Valley View Junior High School was built in 1923 in Farmersville and expanded in 1954.
Photo: JEREMY P. KELLEY / STAFF
Photo: JEREMY P. KELLEY / STAFF

State revokes ex-sub teacher’s license over interactions with students

A former substitute teacher in the Valley View school district had his license permanently revoked by the state school board last week, stemming from inappropriate conversations with junior high school students in 2016.

According to the report of a state hearing officer, substitute teacher Keith E. Taylor, then age 55, told students during an April 4, 2016, choir class “about when he lost his virginity and his first kiss.” The report’s “findings of fact” also said he rubbed students’ backs or shoulders.

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Taylor photographed two students without their permission and would not let them see the photos, according to the report. He told the two junior high students they were “adorable” and asked other students in the class whether the two students had boyfriends.

Taylor did not participate in a Sept. 27 Ohio Department of Education hearing on the charges against him. The state school board voted 19-0 to revoke his license last week.

Taylor could not be reached for comment Tuesday.

Ben Richards, Valley View’s current superintendent, came to the district two years after the incident. He said records showed that Taylor served as a substitute for Valley View during the 2015-16 school year and was never a full-time employee.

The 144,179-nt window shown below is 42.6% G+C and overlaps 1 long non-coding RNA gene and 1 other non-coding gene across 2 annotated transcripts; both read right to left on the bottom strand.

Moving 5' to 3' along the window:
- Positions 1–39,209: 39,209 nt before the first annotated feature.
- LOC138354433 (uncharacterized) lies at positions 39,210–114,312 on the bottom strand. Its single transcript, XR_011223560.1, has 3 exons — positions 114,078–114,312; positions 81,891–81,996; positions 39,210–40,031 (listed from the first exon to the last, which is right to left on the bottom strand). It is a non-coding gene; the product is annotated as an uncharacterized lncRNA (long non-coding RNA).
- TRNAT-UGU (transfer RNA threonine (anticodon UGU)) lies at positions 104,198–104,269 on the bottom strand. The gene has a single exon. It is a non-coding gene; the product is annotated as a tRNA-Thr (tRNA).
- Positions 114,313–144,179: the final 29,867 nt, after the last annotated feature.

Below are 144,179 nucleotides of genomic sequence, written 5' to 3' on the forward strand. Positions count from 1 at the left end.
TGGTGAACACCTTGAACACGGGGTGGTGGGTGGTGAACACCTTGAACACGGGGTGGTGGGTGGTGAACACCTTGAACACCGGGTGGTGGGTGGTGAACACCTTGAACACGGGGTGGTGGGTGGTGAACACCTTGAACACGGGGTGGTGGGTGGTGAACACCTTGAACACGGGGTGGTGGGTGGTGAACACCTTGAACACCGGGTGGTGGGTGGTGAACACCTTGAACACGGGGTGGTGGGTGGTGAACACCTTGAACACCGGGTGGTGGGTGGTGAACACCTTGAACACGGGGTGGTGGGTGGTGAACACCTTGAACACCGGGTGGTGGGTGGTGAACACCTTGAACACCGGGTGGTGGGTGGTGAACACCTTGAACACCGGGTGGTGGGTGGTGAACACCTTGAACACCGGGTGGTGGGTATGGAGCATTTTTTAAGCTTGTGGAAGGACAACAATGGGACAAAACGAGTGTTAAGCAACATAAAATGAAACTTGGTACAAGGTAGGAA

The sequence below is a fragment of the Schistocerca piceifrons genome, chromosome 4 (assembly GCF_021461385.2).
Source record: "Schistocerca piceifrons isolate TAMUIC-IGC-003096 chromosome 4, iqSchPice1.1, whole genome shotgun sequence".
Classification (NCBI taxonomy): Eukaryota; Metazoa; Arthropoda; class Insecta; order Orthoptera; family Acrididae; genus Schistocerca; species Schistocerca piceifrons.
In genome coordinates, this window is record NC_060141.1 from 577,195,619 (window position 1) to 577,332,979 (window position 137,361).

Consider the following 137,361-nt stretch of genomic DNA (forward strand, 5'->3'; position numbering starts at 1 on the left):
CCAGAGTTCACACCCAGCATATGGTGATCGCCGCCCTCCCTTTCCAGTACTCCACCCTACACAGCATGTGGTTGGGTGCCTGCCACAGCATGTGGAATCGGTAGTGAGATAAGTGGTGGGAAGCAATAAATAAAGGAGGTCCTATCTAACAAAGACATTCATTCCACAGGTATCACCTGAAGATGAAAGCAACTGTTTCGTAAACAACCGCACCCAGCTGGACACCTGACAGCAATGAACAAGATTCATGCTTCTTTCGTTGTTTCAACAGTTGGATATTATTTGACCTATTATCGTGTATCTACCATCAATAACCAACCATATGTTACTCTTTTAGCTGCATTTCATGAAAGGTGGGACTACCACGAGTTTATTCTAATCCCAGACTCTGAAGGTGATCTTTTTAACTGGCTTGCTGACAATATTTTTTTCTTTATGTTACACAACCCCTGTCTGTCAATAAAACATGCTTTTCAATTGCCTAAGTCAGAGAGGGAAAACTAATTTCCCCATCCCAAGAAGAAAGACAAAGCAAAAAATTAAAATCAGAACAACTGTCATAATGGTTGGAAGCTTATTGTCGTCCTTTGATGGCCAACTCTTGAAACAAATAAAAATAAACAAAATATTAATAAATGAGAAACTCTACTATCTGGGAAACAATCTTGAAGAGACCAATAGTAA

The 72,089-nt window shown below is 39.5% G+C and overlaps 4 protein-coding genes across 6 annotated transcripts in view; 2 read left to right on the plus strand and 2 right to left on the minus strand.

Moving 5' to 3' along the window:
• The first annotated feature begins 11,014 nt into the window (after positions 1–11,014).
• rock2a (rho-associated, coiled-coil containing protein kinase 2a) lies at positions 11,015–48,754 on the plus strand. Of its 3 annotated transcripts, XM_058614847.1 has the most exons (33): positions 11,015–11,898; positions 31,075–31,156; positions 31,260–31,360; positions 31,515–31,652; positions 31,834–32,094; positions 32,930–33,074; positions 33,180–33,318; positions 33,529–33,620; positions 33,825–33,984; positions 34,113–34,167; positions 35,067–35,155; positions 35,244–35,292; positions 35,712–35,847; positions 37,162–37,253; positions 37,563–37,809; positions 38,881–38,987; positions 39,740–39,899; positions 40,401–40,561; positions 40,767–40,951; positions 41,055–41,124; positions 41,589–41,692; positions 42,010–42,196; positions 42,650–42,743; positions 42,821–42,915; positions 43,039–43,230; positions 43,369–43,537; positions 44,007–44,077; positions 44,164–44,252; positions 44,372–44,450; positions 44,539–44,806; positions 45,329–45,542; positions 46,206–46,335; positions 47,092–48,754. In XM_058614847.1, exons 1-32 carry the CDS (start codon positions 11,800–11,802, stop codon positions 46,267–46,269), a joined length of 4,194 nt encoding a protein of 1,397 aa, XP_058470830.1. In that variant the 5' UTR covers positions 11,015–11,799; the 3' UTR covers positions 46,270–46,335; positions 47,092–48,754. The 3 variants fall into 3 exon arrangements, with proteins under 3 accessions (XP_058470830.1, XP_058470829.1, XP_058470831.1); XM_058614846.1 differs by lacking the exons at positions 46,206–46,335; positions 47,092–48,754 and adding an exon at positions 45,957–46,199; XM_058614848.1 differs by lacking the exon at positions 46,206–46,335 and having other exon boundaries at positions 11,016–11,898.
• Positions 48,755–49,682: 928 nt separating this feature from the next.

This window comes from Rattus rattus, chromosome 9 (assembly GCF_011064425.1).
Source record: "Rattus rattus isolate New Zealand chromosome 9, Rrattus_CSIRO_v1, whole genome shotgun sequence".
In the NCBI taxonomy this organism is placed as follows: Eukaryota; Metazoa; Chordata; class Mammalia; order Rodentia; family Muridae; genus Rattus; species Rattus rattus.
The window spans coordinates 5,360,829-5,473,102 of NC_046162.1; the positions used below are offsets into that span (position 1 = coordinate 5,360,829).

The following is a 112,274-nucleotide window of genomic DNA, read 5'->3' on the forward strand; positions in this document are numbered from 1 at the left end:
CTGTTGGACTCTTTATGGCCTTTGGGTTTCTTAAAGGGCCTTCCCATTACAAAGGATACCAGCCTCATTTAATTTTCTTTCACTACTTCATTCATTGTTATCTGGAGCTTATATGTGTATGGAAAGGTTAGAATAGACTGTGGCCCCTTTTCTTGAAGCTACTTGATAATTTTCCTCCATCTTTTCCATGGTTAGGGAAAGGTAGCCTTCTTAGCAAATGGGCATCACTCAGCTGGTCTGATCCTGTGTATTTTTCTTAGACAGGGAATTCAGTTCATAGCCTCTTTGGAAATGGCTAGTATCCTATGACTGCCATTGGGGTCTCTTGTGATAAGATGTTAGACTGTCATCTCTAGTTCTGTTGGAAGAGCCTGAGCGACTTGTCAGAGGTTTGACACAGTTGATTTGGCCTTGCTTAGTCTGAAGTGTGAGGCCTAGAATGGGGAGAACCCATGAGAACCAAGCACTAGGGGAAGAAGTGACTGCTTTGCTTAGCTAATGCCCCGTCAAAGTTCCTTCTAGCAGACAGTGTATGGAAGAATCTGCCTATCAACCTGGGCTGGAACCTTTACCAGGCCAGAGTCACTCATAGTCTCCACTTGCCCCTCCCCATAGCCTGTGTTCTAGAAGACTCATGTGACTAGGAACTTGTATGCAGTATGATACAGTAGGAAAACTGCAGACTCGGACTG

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“I was told that as soon as we found out something, it was immediately reported,” Richards said. “This person is no longer under the employment of Valley View Local Schools and hasn’t been since the issue was reported.”

The hearing officer’s report says that complaints were made to school officials two days after the comments, and Valley View Junior High’s principal, Nichole Thomas, investigated over the next several days. The document says Taylor was informed he could no longer substitute-teach and was banished from school grounds.

School officials notified police, and the state hearing report says a search warrant was prepared for Taylor’s phone, residence and electronics. Court records do not show any charges were ever filed.

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Ohio Department of Education records show Taylor held licenses as a substitute teacher and business education teacher in Montgomery and Preble counties between 1986 and 1991, but then nothing until he obtained a substitute teaching license again in 2015.